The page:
In 2007, the film landscape of Los Angeles changed drastically with the opening of Cinefamily at the Silent Movie Theatre, brainchild of LA native Hadrian Belove (founder of CineFile Video) and the Harkham family. For the last six years, Belove and his dedicated staff and volunteers have offered up some of the most diverse, wacky and thought-provoking programming in the city. Cinefamily means something different to everyone who's stood in line under the marquee, raced to claim a couch under the watchful eyes of silent movie legends, or cracked a beer on the back patio under the stars post-film. For some, it's a place for parties and pop-culture tributes. For others, an arthouse salon; a venue for contemporary indie films; or a host for major international directors. The point is, it can be whatever you want it to be—the mood changes nightly, but the quality and sense of community stay the same. We can't imagine LA without the Cinefamily, a place that brings us such unique and mindblowing events as Everything Is Festival, the theater's yearly gonzo art and comedy fest, opening August 12. Belove was kind enough to pause mid-set-up to sit and chat with us about the Fest, the theater and the LA spots he loves best.
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Time Out Los Angeles: Hi! Hello. Thanks for taking the time to talk with us—I know you must be pretty busy with Everything Is coming up next week. Can you tell us how that got started?
Hadrian Belove: Sure—it really started as a gag fest. One of the guys from Everything Is Terrible, Dimitri Simakis, was coming around the theater a lot, helping us make trailers and mixes. He was kind of like a fifth Beatle at the time, geeking out with us over found footage, and along with Suki-Rose Etter, another [former] programmer here, we decided to throw together a weekend of found comedy footage and call it a festival. It went so well that we did it again, and we’ve been expanding in scope and ambition each year. It’s become a catch-all for found footage and the comedy and art that found stuff inspires. It’s this mutant aesthetic, a gonzo archivist convention slash alt comedy slash arts festival.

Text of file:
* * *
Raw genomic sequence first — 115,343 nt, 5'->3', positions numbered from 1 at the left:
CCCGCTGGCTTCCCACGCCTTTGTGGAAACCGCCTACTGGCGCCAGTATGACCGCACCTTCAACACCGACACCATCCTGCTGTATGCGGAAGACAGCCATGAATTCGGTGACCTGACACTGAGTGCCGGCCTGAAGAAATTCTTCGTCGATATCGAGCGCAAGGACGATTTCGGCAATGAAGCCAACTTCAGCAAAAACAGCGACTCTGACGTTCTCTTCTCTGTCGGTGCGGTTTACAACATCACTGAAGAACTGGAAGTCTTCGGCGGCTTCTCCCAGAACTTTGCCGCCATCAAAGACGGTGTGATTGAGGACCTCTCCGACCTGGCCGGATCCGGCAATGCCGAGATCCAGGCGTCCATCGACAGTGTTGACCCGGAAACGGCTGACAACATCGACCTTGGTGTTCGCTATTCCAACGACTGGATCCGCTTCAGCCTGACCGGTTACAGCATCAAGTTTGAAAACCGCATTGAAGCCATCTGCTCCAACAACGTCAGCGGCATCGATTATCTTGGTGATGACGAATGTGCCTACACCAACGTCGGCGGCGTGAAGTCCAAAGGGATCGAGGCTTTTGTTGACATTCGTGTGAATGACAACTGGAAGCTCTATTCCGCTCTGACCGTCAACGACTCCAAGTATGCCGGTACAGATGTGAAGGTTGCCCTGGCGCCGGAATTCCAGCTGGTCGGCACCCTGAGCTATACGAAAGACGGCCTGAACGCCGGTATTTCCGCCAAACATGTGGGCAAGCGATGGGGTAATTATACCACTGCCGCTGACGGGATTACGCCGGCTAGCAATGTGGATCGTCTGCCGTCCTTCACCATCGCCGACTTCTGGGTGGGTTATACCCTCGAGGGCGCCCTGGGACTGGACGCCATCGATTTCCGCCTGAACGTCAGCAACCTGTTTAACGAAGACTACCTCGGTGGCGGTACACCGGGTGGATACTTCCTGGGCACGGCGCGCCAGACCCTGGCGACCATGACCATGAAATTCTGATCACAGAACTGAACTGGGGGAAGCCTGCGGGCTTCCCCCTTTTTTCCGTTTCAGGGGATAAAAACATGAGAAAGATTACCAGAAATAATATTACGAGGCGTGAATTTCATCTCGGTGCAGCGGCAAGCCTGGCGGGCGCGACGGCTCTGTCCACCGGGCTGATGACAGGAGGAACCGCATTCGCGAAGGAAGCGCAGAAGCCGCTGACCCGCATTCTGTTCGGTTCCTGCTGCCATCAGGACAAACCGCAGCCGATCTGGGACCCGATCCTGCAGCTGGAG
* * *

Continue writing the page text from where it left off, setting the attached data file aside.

Time Out Los Angeles: That’s quite a moniker.
Hadrian Belove: Ha. Yea, that’s the reason for the pretty vague official title.
Time Out Los Angeles: Gotcha. So what are you most looking forward to at this year’s, ahem, gonzo archivist convention?
Hadrian Belove: We’ve got Jonathan Robert, the chef from Thank You For Coming, running “Junk,” a pop-up, international snack shack where you can food-trip to stuff like candy cane-flavored Pringles and hamburger crust pizza. Remember when Pizza Hut did that? That was a real thing, it came out in Israel or something. Tiny hamburgers all along the crust.
Time Out Los Angeles: I can’t decide if that sounds gross or amazing.
Hadrian Belove: Well, we’re gonna recreate it, so you can try it out. We’ll have the Island of Misfit Video Games upstairs—just the weirdest and worst stuff we could find. We’re also doing some talent show type stuff—a championship whistler whistling along to rock videos and animated shorts, and John Moschitta Jr.—remember that guy? He holds the Guinness world record for fastest talker.
Time Out Los Angeles: Was he was the FedEx fast-talking-guy??
Hadrian Belove: Totally. And the Micro Machines fast-talking guy. I’m a huge fan of our bigger guests—Patton Oswalt, Maria Bamford, so on—but I’ll definitely be front and center for fast-talking guy. That kind of embodies the Fest—it’s a celebration of ephemerality. It’s great to curate something you feel might only happen once, to try something new, to surprise people.
Time Out: That seems like a pretty common theme throughout all of Cinefamily’s programming.
Hadrian Belove: Absolutely. The through-lines—there are four I can name you—are: What is hopefully a contagious enthusiasm for the subject at hand; an importance placed on taste and quality—showing only things we truly believe in; a communal, warm atmosphere; and the sense of discovery and innovation. We’re going to experiment, to try things different ways. And hopefully make people feel welcome and part of that experiment. I want movies to be as good of an option for interacting with your fellow man as going to a play, a bar, a concert, so on. And somehow, there aren’t many options for that. I mean, the aesthetic of mainstream movie theater chains is purely functional at best. In their desire not to offend anyone, to remain an anonymous delivery service, they’ve essentially reduced themselves to having the personality of airports or parking garages.